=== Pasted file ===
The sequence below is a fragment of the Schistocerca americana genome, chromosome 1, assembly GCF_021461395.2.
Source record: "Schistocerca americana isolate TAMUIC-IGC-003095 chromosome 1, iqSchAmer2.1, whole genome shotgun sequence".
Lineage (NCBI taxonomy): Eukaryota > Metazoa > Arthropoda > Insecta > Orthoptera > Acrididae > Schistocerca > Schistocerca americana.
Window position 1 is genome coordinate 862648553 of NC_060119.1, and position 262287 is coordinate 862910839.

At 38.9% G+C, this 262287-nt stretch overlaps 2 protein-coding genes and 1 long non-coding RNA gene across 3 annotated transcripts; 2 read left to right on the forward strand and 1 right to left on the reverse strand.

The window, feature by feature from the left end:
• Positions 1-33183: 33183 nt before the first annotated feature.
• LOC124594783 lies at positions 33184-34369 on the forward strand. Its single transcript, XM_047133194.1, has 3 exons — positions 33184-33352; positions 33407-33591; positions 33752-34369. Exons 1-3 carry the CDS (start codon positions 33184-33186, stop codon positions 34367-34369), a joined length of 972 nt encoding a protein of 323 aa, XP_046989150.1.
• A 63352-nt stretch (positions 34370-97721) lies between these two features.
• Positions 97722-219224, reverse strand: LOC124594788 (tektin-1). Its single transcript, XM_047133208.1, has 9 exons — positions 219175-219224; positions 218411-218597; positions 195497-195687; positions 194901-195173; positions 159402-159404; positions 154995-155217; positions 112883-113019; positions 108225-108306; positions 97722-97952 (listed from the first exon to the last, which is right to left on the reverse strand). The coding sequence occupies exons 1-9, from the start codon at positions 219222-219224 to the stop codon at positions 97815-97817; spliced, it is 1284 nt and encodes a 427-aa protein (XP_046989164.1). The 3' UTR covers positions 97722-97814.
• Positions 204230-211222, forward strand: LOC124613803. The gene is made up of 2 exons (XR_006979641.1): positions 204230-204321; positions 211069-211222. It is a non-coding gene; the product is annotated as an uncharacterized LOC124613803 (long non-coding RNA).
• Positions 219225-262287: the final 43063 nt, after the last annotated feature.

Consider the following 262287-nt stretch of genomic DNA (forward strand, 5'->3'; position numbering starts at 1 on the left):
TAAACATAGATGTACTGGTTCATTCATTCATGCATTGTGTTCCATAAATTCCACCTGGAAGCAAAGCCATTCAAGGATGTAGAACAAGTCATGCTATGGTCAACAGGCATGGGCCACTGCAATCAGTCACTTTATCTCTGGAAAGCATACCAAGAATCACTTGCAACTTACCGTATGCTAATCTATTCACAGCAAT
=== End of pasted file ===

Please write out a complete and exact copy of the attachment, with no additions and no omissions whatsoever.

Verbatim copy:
The sequence below is a fragment of the Schistocerca americana genome, chromosome 1, assembly GCF_021461395.2.
Source record: "Schistocerca americana isolate TAMUIC-IGC-003095 chromosome 1, iqSchAmer2.1, whole genome shotgun sequence".
Lineage (NCBI taxonomy): Eukaryota > Metazoa > Arthropoda > Insecta > Orthoptera > Acrididae > Schistocerca > Schistocerca americana.
Window position 1 is genome coordinate 862648553 of NC_060119.1, and position 262287 is coordinate 862910839.

At 38.9% G+C, this 262287-nt stretch overlaps 2 protein-coding genes and 1 long non-coding RNA gene across 3 annotated transcripts; 2 read left to right on the forward strand and 1 right to left on the reverse strand.

The window, feature by feature from the left end:
• Positions 1-33183: 33183 nt before the first annotated feature.
• LOC124594783 lies at positions 33184-34369 on the forward strand. Its single transcript, XM_047133194.1, has 3 exons — positions 33184-33352; positions 33407-33591; positions 33752-34369. Exons 1-3 carry the CDS (start codon positions 33184-33186, stop codon positions 34367-34369), a joined length of 972 nt encoding a protein of 323 aa, XP_046989150.1.
• A 63352-nt stretch (positions 34370-97721) lies between these two features.
• Positions 97722-219224, reverse strand: LOC124594788 (tektin-1). Its single transcript, XM_047133208.1, has 9 exons — positions 219175-219224; positions 218411-218597; positions 195497-195687; positions 194901-195173; positions 159402-159404; positions 154995-155217; positions 112883-113019; positions 108225-108306; positions 97722-97952 (listed from the first exon to the last, which is right to left on the reverse strand). The coding sequence occupies exons 1-9, from the start codon at positions 219222-219224 to the stop codon at positions 97815-97817; spliced, it is 1284 nt and encodes a 427-aa protein (XP_046989164.1). The 3' UTR covers positions 97722-97814.
• Positions 204230-211222, forward strand: LOC124613803. The gene is made up of 2 exons (XR_006979641.1): positions 204230-204321; positions 211069-211222. It is a non-coding gene; the product is annotated as an uncharacterized LOC124613803 (long non-coding RNA).
• Positions 219225-262287: the final 43063 nt, after the last annotated feature.

Consider the following 262287-nt stretch of genomic DNA (forward strand, 5'->3'; position numbering starts at 1 on the left):
TAAACATAGATGTACTGGTTCATTCATTCATGCATTGTGTTCCATAAATTCCACCTGGAAGCAAAGCCATTCAAGGATGTAGAACAAGTCATGCTATGGTCAACAGGCATGGGCCACTGCAATCAGTCACTTTATCTCTGGAAAGCATACCAAGAATCACTTGCAACTTACCGTATGCTAATCTATTCACAGCAAT